FIGURE 1
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Figure 1. Drug expenditures in percentage of total health care expenditures of several countries compared to Switzerland.

FIGURE 2
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Figure 2. Swiss total health care expenditure in the year 2010.

New or innovative medicines are often more expensive than well-established drugs. This supports the common opinion that the expenditures on drugs are too high and should be reduced. For this reason, politicians and decision-makers often focus on the price of a new drug when there are negotiations about introducing a new drug to the Swiss market. Seldom is attention paid to the fact that a new drug may have additional effects on the health state or the quality of life of a patient compared to the standard drug, i.e., the currently most prescribed drug for a given indication. For example, the new drug costs more than the standard therapy. Without considering additional costs or benefits, we would conclude that medical treatment of the patient with the new drug is more expensive than treating the patient with the standard drug. Suppose that the new drug reduces hospital length of stay or number of physician visits compared to the standard therapy (6). This could result in reduced resource use by the patient, which could save costs in patients’ care (7). These additional benefits including externalities may outweigh the drug expenditures, and in the end we may generate welfare gains due to the prescription of new drugs. There is also evidence in international literature that health care expenditure positively effects on outcomes (8, 9) and increase in drug spending leads to cost savings in other health care expenditures and these savings often outweigh the spending (1012). Others argument that over the past 50 years, the majority of new products (up to 90%) have provided only few benefits, but also considerable harms that have added to national healthcare costs (13).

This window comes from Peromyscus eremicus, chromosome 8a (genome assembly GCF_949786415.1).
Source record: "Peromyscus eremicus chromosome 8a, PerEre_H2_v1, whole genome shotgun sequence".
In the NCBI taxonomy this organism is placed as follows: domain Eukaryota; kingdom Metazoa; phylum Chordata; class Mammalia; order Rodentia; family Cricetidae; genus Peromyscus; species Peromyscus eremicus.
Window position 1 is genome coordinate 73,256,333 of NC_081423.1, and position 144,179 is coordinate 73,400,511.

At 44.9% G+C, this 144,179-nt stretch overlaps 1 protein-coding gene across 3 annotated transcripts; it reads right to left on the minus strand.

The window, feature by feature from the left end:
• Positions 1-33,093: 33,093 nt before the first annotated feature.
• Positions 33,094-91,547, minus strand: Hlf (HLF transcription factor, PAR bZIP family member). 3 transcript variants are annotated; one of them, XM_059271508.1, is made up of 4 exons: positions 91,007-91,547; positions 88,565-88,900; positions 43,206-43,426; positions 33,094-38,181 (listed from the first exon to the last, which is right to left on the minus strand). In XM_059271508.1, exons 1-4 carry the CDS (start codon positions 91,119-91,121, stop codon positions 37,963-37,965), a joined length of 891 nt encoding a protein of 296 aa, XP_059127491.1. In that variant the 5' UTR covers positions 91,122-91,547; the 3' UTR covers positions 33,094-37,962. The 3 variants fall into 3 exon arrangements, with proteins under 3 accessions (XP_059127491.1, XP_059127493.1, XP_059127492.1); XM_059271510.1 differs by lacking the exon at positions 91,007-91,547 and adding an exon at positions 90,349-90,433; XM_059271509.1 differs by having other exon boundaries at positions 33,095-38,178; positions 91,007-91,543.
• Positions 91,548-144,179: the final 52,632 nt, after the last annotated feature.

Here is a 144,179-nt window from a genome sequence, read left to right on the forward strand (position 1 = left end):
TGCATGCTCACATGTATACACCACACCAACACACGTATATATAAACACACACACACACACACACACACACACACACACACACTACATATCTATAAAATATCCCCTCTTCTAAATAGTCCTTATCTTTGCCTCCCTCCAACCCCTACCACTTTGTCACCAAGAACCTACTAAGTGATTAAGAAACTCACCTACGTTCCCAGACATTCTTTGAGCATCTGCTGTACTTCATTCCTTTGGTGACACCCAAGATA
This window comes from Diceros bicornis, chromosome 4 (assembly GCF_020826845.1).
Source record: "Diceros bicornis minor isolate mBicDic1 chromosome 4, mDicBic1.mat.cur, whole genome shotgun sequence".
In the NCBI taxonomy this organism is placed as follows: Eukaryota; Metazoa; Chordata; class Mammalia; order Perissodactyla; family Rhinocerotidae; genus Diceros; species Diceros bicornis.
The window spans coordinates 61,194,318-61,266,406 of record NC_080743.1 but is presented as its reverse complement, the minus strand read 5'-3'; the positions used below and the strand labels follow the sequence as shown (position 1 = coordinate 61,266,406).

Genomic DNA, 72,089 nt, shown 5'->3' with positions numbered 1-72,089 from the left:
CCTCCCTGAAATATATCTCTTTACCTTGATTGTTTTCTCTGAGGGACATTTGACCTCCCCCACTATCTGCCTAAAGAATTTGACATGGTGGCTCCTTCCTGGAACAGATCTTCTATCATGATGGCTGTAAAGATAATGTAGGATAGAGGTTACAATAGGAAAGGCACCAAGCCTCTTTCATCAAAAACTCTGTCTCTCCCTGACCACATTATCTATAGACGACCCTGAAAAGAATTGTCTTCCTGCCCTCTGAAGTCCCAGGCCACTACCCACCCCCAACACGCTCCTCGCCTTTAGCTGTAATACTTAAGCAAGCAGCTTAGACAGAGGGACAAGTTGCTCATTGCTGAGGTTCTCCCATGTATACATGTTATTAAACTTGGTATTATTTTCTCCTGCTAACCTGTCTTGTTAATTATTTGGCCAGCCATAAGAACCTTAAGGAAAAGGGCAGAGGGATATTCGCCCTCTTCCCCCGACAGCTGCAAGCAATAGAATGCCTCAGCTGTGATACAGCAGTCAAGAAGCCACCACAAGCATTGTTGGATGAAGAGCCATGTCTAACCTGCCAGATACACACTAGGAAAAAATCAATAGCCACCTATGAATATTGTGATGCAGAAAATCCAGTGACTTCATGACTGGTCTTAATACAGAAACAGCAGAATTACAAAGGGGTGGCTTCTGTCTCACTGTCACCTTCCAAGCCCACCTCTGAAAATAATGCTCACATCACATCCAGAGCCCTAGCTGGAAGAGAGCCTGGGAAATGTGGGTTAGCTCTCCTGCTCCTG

The timeliness of this topic is supported by a ruling of the Swiss Federal Court of Justice in 2010 which stated that the treatment of Morbus Pompe, which is a very rare disease, at CHF 500,000 per year is too expensive given its only small health effects and that health insurers are not required or forced to pay for such treatments beyond the proposed threshold of CHF 100,000/QALY (14, 15). This is the first time that a formal and in this case legally binding cost-effectiveness threshold has been suggested in Switzerland.

To evaluate the health economic impact of a new pharmaceutical, it is required to conduct a cost-effectiveness analysis that considers not only the additional costs a new drug has compared to an alternative, but also the additional benefits. Ideally, the result of the cost-effectiveness analysis is presented as the ratio of the differences of costs and QALYs (incremental cost–utility ratio, ICUR) for the new drug compared to standard treatment, because ICURs are not indication-specific and therefore, ICURs of different diseases can be compared to each other.